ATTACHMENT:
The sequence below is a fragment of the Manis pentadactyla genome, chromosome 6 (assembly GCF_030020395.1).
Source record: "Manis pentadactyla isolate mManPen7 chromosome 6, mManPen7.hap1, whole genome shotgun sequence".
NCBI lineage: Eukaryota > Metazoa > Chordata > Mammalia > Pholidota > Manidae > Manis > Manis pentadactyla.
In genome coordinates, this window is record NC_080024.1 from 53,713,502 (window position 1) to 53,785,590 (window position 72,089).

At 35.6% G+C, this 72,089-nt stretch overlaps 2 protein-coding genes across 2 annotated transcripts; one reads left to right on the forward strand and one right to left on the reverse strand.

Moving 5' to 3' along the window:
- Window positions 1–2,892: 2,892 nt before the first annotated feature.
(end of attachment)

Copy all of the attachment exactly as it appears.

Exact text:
The sequence below is a fragment of the Manis pentadactyla genome, chromosome 6 (assembly GCF_030020395.1).
Source record: "Manis pentadactyla isolate mManPen7 chromosome 6, mManPen7.hap1, whole genome shotgun sequence".
NCBI lineage: Eukaryota > Metazoa > Chordata > Mammalia > Pholidota > Manidae > Manis > Manis pentadactyla.
In genome coordinates, this window is record NC_080024.1 from 53,713,502 (window position 1) to 53,785,590 (window position 72,089).

At 35.6% G+C, this 72,089-nt stretch overlaps 2 protein-coding genes across 2 annotated transcripts; one reads left to right on the forward strand and one right to left on the reverse strand.

Moving 5' to 3' along the window:
- Window positions 1–2,892: 2,892 nt before the first annotated feature.